FrontPageMag | by Mark D. Tooley | Nov. 12, 2009
Leftist church elites are fondly remembering the Fall of the Berlin Wall as though they could claim some credit for its fall. Conveniently, they forget their own complicity with the former tyrants of East Europe and the Soviet Union.
“Christian hope and perseverance contributed significantly to the fall of the Berlin Wall”, World Council of Churches (WCC) chief Samuel Kobia recently declared. True enough. Millions of Christians and other people of faith, despite persecution and martyrdom, endured for decades under communist rule. But their perseverance owed little to groups like the WCC and other leftist Western church groups, who cheerfully demanded appeasement of the old Soviet Bloc as the price for peaceful coexistence. These church leftists prioritized world “peace” over solidarity with oppressed fellow religionists behind the Iron Curtain, whose suffering was too inconvenient for ecumenical public attention.
Leftist church groups in the West during the Cold War’s final decades dealt almost exclusively with government controlled, or coerced, church groups in the East Bloc, pretending they were exclusively legitimate voices for Christians under communism. That these East Bloc church bodies had little to no freedom to disagree with communist platitudes did not bother “peace”-minded Western prelates, who cherished the photo ops, superficial good will, and faux ecumenical solidarity of East-West church relations. Besides, stopping nuclear war, U.S. imperialism, and the Reagan Administration were all goals that leftist churchmen in the West could readily share with puppet or intimidated churchmen in the East.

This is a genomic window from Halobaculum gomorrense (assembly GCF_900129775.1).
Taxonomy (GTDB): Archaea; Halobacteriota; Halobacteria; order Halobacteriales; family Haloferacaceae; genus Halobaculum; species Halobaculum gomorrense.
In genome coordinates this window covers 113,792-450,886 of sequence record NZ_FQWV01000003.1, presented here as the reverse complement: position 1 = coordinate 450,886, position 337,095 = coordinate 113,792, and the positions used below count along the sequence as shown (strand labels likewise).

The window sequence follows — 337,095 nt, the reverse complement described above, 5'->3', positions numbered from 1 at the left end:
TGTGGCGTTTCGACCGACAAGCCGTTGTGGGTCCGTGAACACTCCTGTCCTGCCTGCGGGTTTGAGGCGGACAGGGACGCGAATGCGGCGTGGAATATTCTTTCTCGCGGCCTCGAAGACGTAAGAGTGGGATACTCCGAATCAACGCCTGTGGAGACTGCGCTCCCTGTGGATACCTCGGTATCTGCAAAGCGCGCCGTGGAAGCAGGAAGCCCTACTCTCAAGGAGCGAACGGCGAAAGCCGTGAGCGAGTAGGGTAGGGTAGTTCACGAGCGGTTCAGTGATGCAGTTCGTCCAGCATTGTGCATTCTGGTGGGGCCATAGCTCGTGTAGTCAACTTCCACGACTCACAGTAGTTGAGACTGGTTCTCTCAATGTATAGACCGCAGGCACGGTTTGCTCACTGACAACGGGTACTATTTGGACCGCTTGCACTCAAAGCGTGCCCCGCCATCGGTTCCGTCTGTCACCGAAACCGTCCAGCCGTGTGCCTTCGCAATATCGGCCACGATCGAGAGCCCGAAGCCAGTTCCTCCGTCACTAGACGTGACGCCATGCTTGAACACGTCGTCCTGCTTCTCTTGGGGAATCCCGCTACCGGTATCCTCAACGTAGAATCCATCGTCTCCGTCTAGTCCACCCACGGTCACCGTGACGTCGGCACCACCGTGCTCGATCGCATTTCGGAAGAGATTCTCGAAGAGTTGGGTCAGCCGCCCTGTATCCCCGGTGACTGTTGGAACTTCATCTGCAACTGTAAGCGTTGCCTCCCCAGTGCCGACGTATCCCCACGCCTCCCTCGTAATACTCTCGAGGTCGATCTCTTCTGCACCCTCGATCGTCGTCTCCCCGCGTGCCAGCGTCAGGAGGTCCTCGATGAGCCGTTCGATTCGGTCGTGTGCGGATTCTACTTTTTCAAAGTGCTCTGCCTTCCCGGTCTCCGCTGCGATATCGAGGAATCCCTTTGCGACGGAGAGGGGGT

“When we celebrate today twenty years of the fall of the Berlin Wall, which marked the end of the cold war era, let us remember the faith and the courage of all those people who gathered in the churches and became the nucleus for the movement of change,” the WCC’s Kobia further commented, as if the WCC could seriously claim credit for Christian resistance to Soviet Bloc repression. “They taught us that Christian faith can inspire a resistance movement against fatalism and despair – a lesson which is as important today as it was twenty years ago,” he continued. Shamefully, Kobia’s words must mean little to victims of today’s tyrants. Today, as 20 years ago, victims of communist rule in places like North Korea and Cuba must still endure the silence, and even active collaboration of the WCC and its friends with the victimizers.
Kobia boasted that prayers and candle light vigils in East German Lutheran churches “inspired and encouraged people to confront the power of police and secret service in a very effective and peaceful way.” But the WCC was not the source of this resistance to communism. Unfortunately, the WCC et al had previously seen these East Bloc Christians, or at least their government approved representatives, as little more than stage props for opposing Western resolve and rearmament during the Cold War’s final years.
Proving that the WCC has learned nothing over the last 20 years, Kobia intoned that there are “still many walls separating humankind: the ‘Demilitarized Zone’ between North and South Korea, the ‘Security Wall’ on the occupied territory in Palestine, but also the walls of injustice, racism and prejudice that separate rich and poor, stigmatize persons suffering from HIV and AIDS and destroy the lives of many people.” Of course, Kobia and his fellow leftist religionists cannot distinguish between a prison fence and security fence. Nor can he differentiate between Marxism-Leninism, which deliberately murdered tens of millions, and unintentional global economic disparities.